My son Jason II, (c) Shelby Hurst Photography 2011

G= Grace in Everyday Life: Grace is a term that I often heard in Sunday School and church services growing up. I would hear people discuss the grace of Jesus, or the grace of God, or how by the grace of Jesus/God we could be saved from our sins. However, I never really understood the concept of grace, until I began undertaking my own spiritual path outside of mainstream Christianity. During my journey, I have come to understand grace as the mysterious power and energy that lies just beyond the veil of our consciousness, which gives energy, order, and direction to the material and spiritual worlds (which is basically the concept of the Tao, in Taoism). I believe grace is the loving energy of the creator, no matter what name you call him/her/it by, and it surrounds each of us at all times. Grace flows like a river through our lives, and shows itself through the beauty of nature, as well as in our intuitions, insights, and the countless miracles that surround each of us in our daily lives, including the miracle of life itself. Most importantly, grace provides us with a pathway between the material and spiritual worlds.

A key to living in the now, is balancing our life with, and tuning into, the grace that surrounds us at all times. Grace is the calm serenity of meditation, the warm fuzzies experienced when we help someone in need, the spine tingling energy of intuitions and insights, and the energy that interconnects each of us. Read more…

Compassionate Character Development


This is my third post in a series, where each Monday I will post about a point of reflection or insight that I will use to reflect and meditate on during the week. In order to make it a bit more focused and interesting, I will attempt to do this with topics beginning with letters from A to Z. I have often found that having a specific topic to reflect and/or meditate on during the week really lends itself to interesting insights and growth, because you not only have several days to reflect and meditate on the topic, but you have several days to put any lessons and insights that you discover to work in your every day life. For those that follow me on Twitter (@JasonLivingNow) I will try to write updates as the weekly topics come up during meditations, moments of reflection, or just during every day life. To view the current and previous entries in this series, please visit the: Reflections and Insights A Through Z section.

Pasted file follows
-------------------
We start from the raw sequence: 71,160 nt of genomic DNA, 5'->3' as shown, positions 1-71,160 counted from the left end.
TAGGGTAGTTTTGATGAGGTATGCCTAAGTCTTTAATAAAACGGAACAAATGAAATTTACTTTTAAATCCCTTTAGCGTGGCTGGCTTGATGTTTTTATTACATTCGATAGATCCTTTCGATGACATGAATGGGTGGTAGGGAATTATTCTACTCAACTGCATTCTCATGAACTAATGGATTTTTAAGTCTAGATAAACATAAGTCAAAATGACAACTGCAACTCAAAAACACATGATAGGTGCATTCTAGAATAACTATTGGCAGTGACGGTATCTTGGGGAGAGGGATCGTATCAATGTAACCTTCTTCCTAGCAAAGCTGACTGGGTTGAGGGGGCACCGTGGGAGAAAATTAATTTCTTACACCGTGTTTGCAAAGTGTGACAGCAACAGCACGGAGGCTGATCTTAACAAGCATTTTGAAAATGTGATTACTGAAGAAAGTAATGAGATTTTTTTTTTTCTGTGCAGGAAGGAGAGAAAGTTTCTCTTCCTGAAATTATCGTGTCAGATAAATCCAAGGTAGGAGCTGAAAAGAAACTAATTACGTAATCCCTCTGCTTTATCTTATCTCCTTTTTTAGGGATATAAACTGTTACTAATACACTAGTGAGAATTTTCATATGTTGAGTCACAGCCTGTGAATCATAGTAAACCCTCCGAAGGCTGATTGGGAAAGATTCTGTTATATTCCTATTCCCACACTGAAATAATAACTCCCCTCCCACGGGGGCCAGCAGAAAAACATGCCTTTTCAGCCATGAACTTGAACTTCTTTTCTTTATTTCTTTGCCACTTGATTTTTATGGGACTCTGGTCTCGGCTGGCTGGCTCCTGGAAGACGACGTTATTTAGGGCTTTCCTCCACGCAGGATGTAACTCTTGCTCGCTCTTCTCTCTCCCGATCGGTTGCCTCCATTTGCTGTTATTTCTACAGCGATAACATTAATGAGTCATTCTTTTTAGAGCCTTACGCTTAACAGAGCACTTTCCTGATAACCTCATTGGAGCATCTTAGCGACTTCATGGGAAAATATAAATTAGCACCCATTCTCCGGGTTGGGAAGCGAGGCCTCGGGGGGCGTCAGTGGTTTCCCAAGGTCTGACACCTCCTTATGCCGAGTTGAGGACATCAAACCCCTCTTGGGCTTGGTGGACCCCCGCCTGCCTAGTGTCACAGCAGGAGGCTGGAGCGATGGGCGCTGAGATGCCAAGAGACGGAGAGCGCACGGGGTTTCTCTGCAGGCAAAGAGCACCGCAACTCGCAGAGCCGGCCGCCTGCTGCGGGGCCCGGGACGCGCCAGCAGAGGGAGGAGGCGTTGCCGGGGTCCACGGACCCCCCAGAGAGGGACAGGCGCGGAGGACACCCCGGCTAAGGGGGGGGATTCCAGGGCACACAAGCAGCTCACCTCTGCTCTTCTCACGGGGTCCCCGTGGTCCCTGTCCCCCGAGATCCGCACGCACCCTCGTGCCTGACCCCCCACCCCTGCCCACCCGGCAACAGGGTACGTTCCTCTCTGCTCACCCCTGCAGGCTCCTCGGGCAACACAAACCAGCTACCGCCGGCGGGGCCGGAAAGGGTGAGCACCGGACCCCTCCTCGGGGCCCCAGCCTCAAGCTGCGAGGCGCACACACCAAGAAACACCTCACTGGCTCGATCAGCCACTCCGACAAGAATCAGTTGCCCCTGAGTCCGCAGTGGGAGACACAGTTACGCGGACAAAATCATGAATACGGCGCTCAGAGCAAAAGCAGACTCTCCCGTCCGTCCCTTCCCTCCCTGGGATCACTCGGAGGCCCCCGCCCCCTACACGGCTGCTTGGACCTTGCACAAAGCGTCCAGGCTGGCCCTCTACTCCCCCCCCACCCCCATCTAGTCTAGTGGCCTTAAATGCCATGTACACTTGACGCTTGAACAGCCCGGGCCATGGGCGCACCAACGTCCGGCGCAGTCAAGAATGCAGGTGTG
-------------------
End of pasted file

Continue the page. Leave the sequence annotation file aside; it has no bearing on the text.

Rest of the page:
Used with permission from: http://www.publicdomainpictures.net

C= Compassion: Compassion is best defined as empathetic action, where one takes steps to understand the cause of another’s suffering, and then undertake action to ease the suffering, and hopefully prevent whatever problem or issue caused the suffering from occurring again in the future. Every religion, from Jesus’ Beatitudes and teachings on charity, to Islam’s Zakāt pillar of faith, to Buddhism’s Eightfold Path, teaches that developing a compassionate character is essential for anyone wishing to live a happy and fulfilled life. The reason that every religion promotes compassion, is because it is an essential ingredient for not only your own happiness, but the happiness of others.

If you want others to be happy, practice compassion. If you want to be happy, practice compassion.” -H.H. The 14th Dalai Lama